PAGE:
The chimes are ringing in Lancastershire
For the boys will return home today.
Crawleigh has prepared a luncheon banquet for the boys to be followed by an afternoon of golf.
Nighttime festivities include a dance at Connaby’s.
“It will be the most perfect event of the year!” says Harrigan.
The boys have fought for us in Paraguay
They are all heroes.
“And they are such good boys!” Mrs. Windsor explains to the Lancastershire Public School Choir.
A contingent of he populace has decided to travel to London to meet the boys
The rest of the town will wait and view the entire English Army coming back to London on the television.
“All over England there must be people just like us in Lancastershire, all overjoyed and overwhelmed by this day going down into history!” Mrs. Ackley tells her husband.
The Army will arrive at Heathrow Airport at 9:45 A.M. today.
“I am so happy I’ll see young Robert once again!” sighs Mrs. Baker.
Battle stricken eyes weary of the sights of death close into the humdrum of muzak piped into the cabin.
In the rear of the plane a bottle is passed from hand to hand
The atmosphere of each man’s temper is shrouded with thoughts of touching down in the U.K.
It’s been two years since they last tasted London fog.
What happened in between had been a nightmarish conglomeration of guerilla militancy vs. disciplined battle techniques
Death had abounded in both war camps.
A vigil to see the guns of peace be resounded and echoed in every corner of the earth.
The hazy blue sky modifying the sun’s body, the clouds of winter below, it seemed like eternity since they left the airfield in Paraguay.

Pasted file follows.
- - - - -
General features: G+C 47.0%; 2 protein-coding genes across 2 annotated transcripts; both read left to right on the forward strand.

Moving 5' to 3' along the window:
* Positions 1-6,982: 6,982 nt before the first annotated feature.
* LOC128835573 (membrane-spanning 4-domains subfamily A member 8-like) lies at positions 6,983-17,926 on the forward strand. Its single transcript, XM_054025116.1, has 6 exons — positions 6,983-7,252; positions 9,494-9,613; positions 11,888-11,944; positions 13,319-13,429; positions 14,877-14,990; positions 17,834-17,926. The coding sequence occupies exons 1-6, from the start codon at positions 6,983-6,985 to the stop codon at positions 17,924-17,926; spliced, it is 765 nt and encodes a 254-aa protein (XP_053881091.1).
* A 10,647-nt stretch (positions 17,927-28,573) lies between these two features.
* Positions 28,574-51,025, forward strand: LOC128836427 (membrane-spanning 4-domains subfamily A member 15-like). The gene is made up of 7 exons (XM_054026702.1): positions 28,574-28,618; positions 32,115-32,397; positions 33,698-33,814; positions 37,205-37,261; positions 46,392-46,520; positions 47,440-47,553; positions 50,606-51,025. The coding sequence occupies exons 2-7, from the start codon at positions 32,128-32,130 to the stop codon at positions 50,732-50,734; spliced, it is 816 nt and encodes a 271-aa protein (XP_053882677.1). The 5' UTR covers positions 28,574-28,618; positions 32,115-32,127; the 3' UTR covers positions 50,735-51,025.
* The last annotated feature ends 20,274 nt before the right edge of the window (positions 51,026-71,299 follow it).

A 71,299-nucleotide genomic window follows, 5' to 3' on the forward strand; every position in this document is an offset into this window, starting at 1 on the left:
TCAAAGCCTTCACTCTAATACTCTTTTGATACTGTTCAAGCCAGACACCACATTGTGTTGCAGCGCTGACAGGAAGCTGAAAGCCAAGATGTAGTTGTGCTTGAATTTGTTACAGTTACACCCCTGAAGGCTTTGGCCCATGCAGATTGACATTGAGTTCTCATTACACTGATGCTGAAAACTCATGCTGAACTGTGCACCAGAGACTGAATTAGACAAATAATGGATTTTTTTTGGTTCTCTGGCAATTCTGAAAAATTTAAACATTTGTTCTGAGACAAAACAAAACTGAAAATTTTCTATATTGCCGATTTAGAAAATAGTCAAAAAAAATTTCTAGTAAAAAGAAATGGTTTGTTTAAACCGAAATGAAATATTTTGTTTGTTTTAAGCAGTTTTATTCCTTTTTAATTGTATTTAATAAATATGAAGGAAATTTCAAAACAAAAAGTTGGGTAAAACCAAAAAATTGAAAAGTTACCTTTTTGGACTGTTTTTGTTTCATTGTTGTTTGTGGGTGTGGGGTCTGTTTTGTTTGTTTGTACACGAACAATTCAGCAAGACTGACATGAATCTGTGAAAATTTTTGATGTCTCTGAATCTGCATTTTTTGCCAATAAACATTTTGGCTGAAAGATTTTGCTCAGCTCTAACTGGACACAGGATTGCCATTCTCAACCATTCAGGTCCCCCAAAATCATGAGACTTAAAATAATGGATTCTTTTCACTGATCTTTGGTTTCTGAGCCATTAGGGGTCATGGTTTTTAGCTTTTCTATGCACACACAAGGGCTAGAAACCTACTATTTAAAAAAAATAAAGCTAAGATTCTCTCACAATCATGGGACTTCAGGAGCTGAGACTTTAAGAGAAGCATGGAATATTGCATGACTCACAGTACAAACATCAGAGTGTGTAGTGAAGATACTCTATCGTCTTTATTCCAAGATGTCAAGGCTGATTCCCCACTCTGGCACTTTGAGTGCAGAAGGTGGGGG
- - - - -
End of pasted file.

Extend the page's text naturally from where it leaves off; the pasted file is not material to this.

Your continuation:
The stench of blood and urine drowning in the battlefield
The sounds of mortar guns, sub-machines, screaming bombs and the howls of the wounded men left for the scavengers of the night.
The taste of death strangling the appreciation of life
The sight of the dead man’s face that was robbed of all values then mutilated
The feeling of insecurity whether you’ll be dead or alive tomorrow.
This was Paraguay to the Lancastershire Battalion.
“We’ve won, we’re going home!” shouts Private Robert Baker.
“Altitude ten thousand feet, velocity 500 mph, we’ll be landing at Heathrow in approximately thirteen minutes -- ten hundred and five hours” the voice came out of the speaker.
The cheering was silent within each man’s heart.
“It’ll be great to see Mom, Dad and Elizabeth again!” thought Lt. Crawleigh.
Peace is here and we’re home.
The airplane has flown all this distance nonstop – a credit to technology.
“We are now approaching Heathrow Airport, our altitude is 1,500 feet and our velocity is 200 mph.”
In a few minutes all will be over with, the families will be united under the Union Jack.
“Visibility is poor, just like London, eh boys?”
The queen’s voice came over the P.A. “On behalf of the United Kingdom I would like to extend my sincerest gratitude to the outstanding courage you soldiers of England and Scotland have shown. I would like to say to each and everyone of you, it’s good to have you back, welcome home!”
“We are now coming in for a touchdown. Rate of decline 37 degrees.”
“England, here I am!” thought Robert Baker as he saw the light of London.
The lights went out.
The flags will be at half mast for an entire month in honour of the Lancastershire Battalion.
Tears flowed throughout each eye in Lancastershire.
“Young Robert will never be home again!” cried Mrs. Baker.